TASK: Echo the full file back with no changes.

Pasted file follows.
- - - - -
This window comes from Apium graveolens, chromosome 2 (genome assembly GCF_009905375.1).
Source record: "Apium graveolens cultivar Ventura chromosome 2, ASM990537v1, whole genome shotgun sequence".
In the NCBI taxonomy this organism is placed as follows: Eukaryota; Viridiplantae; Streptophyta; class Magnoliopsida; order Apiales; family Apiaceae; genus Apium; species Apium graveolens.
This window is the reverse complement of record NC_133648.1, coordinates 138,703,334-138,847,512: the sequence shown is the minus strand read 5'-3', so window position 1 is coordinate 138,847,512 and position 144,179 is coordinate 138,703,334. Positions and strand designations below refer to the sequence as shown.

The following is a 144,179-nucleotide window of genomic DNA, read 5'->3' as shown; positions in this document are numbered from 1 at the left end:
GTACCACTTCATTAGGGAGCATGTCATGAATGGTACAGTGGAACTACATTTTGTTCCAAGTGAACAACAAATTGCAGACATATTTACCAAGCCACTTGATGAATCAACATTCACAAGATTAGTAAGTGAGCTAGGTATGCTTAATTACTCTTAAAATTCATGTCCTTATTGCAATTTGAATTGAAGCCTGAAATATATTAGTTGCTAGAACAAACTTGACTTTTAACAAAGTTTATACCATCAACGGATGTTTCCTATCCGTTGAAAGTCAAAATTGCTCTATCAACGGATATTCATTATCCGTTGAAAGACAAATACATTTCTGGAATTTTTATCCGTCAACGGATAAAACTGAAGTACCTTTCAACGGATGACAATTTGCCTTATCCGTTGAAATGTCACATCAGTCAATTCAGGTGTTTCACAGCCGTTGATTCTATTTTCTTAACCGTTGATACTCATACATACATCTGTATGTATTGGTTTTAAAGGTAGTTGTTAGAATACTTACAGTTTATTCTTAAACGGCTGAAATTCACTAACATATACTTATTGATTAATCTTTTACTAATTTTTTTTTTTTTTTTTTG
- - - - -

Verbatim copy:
This window comes from Apium graveolens, chromosome 2 (genome assembly GCF_009905375.1).
Source record: "Apium graveolens cultivar Ventura chromosome 2, ASM990537v1, whole genome shotgun sequence".
In the NCBI taxonomy this organism is placed as follows: Eukaryota; Viridiplantae; Streptophyta; class Magnoliopsida; order Apiales; family Apiaceae; genus Apium; species Apium graveolens.
This window is the reverse complement of record NC_133648.1, coordinates 138,703,334-138,847,512: the sequence shown is the minus strand read 5'-3', so window position 1 is coordinate 138,847,512 and position 144,179 is coordinate 138,703,334. Positions and strand designations below refer to the sequence as shown.

The following is a 144,179-nucleotide window of genomic DNA, read 5'->3' as shown; positions in this document are numbered from 1 at the left end:
GTACCACTTCATTAGGGAGCATGTCATGAATGGTACAGTGGAACTACATTTTGTTCCAAGTGAACAACAAATTGCAGACATATTTACCAAGCCACTTGATGAATCAACATTCACAAGATTAGTAAGTGAGCTAGGTATGCTTAATTACTCTTAAAATTCATGTCCTTATTGCAATTTGAATTGAAGCCTGAAATATATTAGTTGCTAGAACAAACTTGACTTTTAACAAAGTTTATACCATCAACGGATGTTTCCTATCCGTTGAAAGTCAAAATTGCTCTATCAACGGATATTCATTATCCGTTGAAAGACAAATACATTTCTGGAATTTTTATCCGTCAACGGATAAAACTGAAGTACCTTTCAACGGATGACAATTTGCCTTATCCGTTGAAATGTCACATCAGTCAATTCAGGTGTTTCACAGCCGTTGATTCTATTTTCTTAACCGTTGATACTCATACATACATCTGTATGTATTGGTTTTAAAGGTAGTTGTTAGAATACTTACAGTTTATTCTTAAACGGCTGAAATTCACTAACATATACTTATTGATTAATCTTTTACTAATTTTTTTTTTTTTTTTTTG